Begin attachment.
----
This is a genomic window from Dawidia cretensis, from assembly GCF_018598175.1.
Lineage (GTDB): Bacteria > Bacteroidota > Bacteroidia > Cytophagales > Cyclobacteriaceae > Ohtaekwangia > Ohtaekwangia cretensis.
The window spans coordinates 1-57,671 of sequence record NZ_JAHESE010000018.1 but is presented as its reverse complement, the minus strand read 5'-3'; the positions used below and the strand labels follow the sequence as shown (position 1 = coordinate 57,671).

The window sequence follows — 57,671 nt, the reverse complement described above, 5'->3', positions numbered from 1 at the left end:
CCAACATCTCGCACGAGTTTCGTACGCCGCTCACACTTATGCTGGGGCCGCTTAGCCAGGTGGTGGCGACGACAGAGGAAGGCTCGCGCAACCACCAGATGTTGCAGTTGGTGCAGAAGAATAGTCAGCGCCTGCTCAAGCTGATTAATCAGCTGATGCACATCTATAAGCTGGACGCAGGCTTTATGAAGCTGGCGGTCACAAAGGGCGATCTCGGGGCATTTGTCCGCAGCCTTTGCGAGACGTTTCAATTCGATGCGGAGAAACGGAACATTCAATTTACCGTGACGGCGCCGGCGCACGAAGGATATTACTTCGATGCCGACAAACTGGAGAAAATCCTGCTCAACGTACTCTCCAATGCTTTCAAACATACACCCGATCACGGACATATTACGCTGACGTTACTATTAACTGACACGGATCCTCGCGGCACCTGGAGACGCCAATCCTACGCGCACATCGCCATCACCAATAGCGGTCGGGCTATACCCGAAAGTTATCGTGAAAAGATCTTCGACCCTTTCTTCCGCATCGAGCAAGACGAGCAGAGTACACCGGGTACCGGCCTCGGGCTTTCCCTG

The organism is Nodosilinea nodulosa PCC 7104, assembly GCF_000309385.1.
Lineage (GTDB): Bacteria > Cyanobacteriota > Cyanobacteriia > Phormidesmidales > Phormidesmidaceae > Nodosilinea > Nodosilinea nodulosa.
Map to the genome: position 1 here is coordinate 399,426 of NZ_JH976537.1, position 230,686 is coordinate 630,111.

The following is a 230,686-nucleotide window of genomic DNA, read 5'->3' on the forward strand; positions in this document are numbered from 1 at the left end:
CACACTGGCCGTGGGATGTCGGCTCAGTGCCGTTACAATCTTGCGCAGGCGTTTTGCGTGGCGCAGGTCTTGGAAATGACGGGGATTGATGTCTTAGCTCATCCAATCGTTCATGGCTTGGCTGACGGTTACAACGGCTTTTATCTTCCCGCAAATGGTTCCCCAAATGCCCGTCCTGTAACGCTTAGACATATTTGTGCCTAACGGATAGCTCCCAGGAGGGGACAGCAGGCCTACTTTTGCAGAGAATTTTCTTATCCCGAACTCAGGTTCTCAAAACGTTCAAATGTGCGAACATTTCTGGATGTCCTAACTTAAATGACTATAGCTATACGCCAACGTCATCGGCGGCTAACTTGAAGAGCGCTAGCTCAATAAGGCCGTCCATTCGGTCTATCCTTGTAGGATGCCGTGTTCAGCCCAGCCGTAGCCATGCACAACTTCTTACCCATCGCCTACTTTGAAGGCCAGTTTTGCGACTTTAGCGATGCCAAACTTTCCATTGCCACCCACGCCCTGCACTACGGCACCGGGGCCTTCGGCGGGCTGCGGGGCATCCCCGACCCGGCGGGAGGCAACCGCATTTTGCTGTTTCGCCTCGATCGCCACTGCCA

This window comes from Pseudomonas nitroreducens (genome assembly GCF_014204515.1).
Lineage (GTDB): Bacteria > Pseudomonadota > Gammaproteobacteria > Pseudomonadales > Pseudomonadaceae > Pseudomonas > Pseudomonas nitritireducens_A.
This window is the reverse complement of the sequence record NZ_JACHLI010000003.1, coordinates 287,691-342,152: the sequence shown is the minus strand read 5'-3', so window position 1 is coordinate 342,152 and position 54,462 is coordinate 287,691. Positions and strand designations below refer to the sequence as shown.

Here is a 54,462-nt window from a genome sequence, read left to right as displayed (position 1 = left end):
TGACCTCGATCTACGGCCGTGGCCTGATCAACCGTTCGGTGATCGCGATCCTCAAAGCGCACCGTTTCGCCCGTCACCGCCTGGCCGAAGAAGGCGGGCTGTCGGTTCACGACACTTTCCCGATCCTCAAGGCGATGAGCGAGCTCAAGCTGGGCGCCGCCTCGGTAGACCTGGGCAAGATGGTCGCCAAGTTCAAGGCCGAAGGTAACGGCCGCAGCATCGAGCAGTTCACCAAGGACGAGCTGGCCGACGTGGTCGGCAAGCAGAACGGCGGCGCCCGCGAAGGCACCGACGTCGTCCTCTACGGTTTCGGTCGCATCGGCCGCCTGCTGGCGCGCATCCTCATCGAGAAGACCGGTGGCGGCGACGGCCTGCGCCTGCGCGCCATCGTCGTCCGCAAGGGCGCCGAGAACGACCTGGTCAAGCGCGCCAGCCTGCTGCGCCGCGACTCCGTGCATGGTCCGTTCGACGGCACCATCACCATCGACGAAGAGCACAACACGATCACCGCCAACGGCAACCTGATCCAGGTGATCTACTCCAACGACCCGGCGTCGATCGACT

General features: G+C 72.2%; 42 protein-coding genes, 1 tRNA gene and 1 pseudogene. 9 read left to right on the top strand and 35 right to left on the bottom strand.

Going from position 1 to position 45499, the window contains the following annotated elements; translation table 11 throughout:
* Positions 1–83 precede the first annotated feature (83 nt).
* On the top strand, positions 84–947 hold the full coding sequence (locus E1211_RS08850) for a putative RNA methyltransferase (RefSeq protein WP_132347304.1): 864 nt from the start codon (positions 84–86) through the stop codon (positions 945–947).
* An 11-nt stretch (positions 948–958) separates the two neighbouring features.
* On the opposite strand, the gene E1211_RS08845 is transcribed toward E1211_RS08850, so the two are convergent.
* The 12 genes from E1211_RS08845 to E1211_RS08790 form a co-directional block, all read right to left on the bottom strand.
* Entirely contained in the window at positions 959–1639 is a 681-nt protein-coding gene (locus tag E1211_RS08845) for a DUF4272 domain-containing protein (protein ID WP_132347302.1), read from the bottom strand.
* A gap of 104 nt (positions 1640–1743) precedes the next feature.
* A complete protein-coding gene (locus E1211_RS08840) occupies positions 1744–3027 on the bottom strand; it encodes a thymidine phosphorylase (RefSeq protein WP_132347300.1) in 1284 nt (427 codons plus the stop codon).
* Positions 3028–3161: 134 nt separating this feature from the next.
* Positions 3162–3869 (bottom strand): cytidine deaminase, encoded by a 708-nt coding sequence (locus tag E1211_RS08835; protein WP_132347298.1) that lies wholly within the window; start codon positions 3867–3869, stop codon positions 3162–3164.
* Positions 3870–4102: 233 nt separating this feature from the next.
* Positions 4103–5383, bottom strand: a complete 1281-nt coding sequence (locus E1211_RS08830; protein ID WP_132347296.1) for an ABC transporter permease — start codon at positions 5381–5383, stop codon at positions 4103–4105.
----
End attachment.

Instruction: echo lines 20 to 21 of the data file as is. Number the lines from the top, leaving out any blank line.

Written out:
* An 11-nt stretch (positions 948–958) separates the two neighbouring features.
* On the opposite strand, the gene E1211_RS08845 is transcribed toward E1211_RS08850, so the two are convergent.